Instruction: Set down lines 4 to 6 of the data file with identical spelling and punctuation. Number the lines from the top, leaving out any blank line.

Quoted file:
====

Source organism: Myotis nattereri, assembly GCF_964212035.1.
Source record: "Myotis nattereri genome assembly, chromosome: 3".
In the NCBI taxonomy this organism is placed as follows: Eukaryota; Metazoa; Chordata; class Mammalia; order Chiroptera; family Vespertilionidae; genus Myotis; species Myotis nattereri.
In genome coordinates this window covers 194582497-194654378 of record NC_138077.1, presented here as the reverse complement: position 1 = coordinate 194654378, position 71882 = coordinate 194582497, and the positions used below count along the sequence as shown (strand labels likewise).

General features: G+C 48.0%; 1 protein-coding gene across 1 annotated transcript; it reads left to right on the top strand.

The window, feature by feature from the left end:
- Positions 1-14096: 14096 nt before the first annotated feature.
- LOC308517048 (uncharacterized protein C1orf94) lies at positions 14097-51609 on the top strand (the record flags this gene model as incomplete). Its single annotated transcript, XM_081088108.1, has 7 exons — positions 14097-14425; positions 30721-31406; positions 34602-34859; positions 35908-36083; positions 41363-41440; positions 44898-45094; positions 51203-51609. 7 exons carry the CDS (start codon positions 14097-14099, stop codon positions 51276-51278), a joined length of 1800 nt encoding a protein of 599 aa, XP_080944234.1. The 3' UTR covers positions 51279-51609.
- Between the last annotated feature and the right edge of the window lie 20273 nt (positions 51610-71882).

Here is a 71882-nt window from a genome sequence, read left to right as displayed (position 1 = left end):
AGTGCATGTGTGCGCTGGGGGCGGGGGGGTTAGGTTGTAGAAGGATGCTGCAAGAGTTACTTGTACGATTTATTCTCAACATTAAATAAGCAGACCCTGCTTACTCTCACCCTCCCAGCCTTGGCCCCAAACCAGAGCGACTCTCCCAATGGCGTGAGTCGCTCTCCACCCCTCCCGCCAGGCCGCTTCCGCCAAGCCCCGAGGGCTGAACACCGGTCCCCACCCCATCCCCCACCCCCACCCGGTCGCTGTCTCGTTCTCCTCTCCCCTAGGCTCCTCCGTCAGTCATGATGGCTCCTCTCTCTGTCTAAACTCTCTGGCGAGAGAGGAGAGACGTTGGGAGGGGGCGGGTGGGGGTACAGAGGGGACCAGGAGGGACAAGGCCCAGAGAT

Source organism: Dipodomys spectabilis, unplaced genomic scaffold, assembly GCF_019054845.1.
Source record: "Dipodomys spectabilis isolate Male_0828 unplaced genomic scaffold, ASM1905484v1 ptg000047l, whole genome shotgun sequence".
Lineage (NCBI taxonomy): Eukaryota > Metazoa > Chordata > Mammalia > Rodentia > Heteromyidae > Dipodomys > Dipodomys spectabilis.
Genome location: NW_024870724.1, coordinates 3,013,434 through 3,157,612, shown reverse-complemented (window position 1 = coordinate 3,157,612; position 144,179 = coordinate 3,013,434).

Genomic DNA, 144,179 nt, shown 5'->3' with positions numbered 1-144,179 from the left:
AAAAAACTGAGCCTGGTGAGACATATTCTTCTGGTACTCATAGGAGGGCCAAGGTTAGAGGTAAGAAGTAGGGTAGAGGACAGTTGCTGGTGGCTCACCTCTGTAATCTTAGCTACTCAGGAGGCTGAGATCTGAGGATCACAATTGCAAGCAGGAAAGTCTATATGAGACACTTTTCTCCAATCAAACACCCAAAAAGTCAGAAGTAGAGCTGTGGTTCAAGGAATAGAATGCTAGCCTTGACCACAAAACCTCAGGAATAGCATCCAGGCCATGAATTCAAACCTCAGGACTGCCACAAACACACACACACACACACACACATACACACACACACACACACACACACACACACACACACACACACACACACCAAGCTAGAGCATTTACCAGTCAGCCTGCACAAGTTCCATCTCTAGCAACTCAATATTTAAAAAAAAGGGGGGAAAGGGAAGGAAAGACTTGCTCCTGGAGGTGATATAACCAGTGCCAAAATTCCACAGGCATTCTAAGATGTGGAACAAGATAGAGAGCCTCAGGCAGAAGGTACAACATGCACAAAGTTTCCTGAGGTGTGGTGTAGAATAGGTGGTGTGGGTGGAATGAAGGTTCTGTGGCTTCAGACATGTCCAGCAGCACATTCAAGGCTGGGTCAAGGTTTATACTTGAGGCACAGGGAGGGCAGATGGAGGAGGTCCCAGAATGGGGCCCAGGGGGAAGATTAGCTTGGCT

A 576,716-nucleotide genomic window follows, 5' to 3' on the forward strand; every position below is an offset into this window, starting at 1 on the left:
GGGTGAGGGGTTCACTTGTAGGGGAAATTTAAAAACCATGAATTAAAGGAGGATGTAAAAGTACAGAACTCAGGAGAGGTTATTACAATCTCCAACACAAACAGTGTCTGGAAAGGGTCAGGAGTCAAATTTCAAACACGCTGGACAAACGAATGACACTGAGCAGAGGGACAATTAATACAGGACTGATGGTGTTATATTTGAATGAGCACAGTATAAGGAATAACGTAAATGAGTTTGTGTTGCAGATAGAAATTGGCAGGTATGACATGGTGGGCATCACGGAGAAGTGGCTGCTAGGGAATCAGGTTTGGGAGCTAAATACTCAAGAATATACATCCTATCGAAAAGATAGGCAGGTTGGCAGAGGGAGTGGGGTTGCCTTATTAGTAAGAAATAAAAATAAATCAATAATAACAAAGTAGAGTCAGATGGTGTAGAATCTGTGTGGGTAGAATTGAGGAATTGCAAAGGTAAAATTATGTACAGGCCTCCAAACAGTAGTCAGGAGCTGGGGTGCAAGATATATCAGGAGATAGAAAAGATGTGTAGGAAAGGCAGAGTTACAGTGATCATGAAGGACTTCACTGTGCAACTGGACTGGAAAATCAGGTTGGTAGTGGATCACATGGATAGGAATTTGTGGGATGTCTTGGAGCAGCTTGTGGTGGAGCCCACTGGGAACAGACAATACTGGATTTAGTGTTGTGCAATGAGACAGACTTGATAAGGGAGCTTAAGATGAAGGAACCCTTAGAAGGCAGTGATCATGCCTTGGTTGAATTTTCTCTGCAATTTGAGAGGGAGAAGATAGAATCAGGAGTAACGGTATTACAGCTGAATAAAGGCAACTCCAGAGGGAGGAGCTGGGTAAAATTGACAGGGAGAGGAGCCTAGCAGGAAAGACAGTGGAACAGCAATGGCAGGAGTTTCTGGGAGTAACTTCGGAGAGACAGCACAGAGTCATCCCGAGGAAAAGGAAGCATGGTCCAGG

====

In genome coordinates this window covers 194582497-194654378 of record NC_138077.1, presented here as the reverse complement: position 1 = coordinate 194654378, position 71882 = coordinate 194582497, and the positions used below count along the sequence as shown (strand labels likewise).

General features: G+C 48.0%; 1 protein-coding gene across 1 annotated transcript; it reads left to right on the top strand.

The window, feature by feature from the left end: